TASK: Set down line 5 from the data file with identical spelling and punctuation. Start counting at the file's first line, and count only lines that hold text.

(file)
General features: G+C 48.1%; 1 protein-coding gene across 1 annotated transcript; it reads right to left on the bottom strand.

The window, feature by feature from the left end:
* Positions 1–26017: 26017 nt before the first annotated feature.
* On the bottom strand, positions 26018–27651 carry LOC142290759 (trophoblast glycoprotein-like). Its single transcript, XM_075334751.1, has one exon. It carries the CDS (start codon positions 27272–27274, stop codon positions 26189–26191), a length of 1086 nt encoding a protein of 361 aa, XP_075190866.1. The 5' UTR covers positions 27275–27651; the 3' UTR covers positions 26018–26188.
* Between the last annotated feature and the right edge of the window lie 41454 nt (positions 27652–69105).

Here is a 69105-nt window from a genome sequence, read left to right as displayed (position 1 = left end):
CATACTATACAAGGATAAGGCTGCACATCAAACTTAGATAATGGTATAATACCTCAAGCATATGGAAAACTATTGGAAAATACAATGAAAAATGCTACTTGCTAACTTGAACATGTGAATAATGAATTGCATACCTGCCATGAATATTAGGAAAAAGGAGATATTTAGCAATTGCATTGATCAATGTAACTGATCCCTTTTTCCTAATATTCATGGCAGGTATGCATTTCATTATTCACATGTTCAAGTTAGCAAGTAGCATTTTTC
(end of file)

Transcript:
* Between the last annotated feature and the right edge of the window lie 41454 nt (positions 27652–69105).